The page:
Here’s Your Guide To The Seventh Democratic Primary Debate

Here’s Your Guide To The Seventh Democratic Primary Debate

Six of the top Democratic presidential candidates will face off on stage tonight for the seventh and final debate before the first primary votes are cast in the 2020 election. The debate will be held at Drake University in Des Moines, Iowa and co-hosted by CNN and the Des Moines Register.

Moderators for the event include CNN’s Wolf Blitzer and Abby Phillip, and the Des Moines Register’s Brianne Pfannenstiel. Viewers can watch the debate live on CNN or stream it on either of the publications’ online platforms beginning at 9 p.m. eastern time. The debate is scheduled to run two hours.

As the Democratic National Committee’s qualifying thresholds have risen, the number of candidates who will appear on stage have shrunk, with only six candidates participating before the Iowa caucuses less than three weeks away.

To earn a podium on stage, candidates must have reached 7 percent support or higher in two polls conducted in any combination of the four first contest states, which include Iowa, New Hampshire, South Carolina, and Nevada. Alternatively, candidates must reach 5 percent or higher in four national surveys or in four polls conducted in the early primary and caucus states to satisfy the polling threshold. In addition to meeting the polling requirements, candidates must have also shown 225,000 unique contributions to their campaigns.

Here’s the lineup of candidates who will appear on stage tonight, from left to right:

  1. Businessman Tom Steyer
  2. Massachusetts Sen. Elizabeth Warren
  3. Former Vice President Joe Biden
  4. Vermont Sen. Bernie Sanders
  5. Former South Bend, Indiana Mayor Pete Buttigieg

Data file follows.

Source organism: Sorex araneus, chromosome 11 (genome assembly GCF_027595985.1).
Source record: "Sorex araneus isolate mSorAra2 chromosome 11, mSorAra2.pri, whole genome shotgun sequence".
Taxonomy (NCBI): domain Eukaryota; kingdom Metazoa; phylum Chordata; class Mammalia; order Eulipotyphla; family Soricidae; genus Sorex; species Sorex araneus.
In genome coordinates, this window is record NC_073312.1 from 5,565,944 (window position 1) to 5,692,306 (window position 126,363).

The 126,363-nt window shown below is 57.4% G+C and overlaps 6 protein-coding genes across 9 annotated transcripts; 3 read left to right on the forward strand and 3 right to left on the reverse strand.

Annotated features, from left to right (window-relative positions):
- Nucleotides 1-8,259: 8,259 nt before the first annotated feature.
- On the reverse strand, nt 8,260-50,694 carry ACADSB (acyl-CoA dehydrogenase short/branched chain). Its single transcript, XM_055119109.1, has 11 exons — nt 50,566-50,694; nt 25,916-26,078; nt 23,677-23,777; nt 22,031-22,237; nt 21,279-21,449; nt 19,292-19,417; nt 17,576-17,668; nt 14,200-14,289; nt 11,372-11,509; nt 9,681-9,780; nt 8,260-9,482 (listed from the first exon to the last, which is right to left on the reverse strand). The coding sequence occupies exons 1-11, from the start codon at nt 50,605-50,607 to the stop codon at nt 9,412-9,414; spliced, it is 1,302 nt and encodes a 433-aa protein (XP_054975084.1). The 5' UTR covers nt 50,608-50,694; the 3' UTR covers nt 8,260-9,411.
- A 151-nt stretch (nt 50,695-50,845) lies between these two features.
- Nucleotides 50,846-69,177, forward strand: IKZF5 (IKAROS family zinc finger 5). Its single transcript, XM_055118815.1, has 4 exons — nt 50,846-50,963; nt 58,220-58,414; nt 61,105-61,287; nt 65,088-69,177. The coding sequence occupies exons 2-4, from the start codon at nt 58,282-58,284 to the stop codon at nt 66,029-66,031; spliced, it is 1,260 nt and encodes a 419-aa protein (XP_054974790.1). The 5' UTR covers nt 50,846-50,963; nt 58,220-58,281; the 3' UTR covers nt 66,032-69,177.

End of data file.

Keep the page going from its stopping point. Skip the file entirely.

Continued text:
6. Minnesota Sen. Amy Klobuchar

The crowded Democratic field narrowed down to an even dozen candidates after New Jersey Sen. Cory Booker dropped out on Monday. Self-help author Marianne Williamson ended her campaign on Friday.

Candidates still in the race who will be missing from the platform include former New York City Mayor Michael Bloomberg, Hawaii Rep. Tulsi Gabbard, Colorado Sen. Michael Bennet, tech entrepreneur Andrew Yang, former Maryland Rep. John Delaney, and former Massachusetts Gov. Deval Patrick.

In a Democratic primary marked by its focus on identity politics, the January debate is poised to be the whitest and least diverse yet, with no non-white candidates having qualified for a spot on stage.

What to Watch For

A new poll released from Monmouth University on Monday places former Vice President Joe Biden back on top in Iowa with a comfortable lead ahead of the other candidates.

Biden, according to Monmouth, is now leading the field with 24 percent support, compared to Sanders’ 18 percent. Buttigieg garnered 17 percent, and Warren has dropped to 15 percent.

The recent poll has shifted Real Clear Politics’ latest aggregate to put Biden back in front but by a miniscule margin, illustrating that the race in Iowa could still be anyone’s game. Here’s where the race stands in Iowa according to Real Clear Politics:

  1. Biden: 20.7 percent
  2. Sanders: 20.3 percent
  3. Buttigieg: 18.7 percent
  4. Warren: 16.0 percent
  5. Klobuchar: 7.0 percent
  6. Yang 3.3 percent
  7. Steyer: 2.7 percent

On Monday, Warren accused Sanders of claiming in a December 2018 meeting between the two that a woman could not capture the White House in 2020, after anonymous sources told CNN of Sanders’ alleged comments. Sanders denied the comments and labeled the allegations “ludicrous” in a statement.

The back-and-forth between the senators who have stood together as socialist allies in the race will likely be front-and-center in tonight’s debate as Warren continues to slide in the polls while Sanders begins to surge.

Likely in the offing tonight is a long debate on foreign policy centered on Iran, which fired more than one dozen missiles at two U.S. military bases in Iraq in retaliation for the U.S. execution of Iranian General Qasem Soleimani, a terrorist responsible for the deaths of hundreds of Americans.

Questions on impeachment could also surface as the Senate readies House Speaker Nancy Pelosi’s transition of the impeachment articles for a trial to start. Many expect the Senate impeachment trial to begin next week.

Tristan Justice is a staff writer at The Federalist focusing on the 2020 presidential campaigns. Follow him on Twitter at @JusticeTristan or contact him at [email protected]
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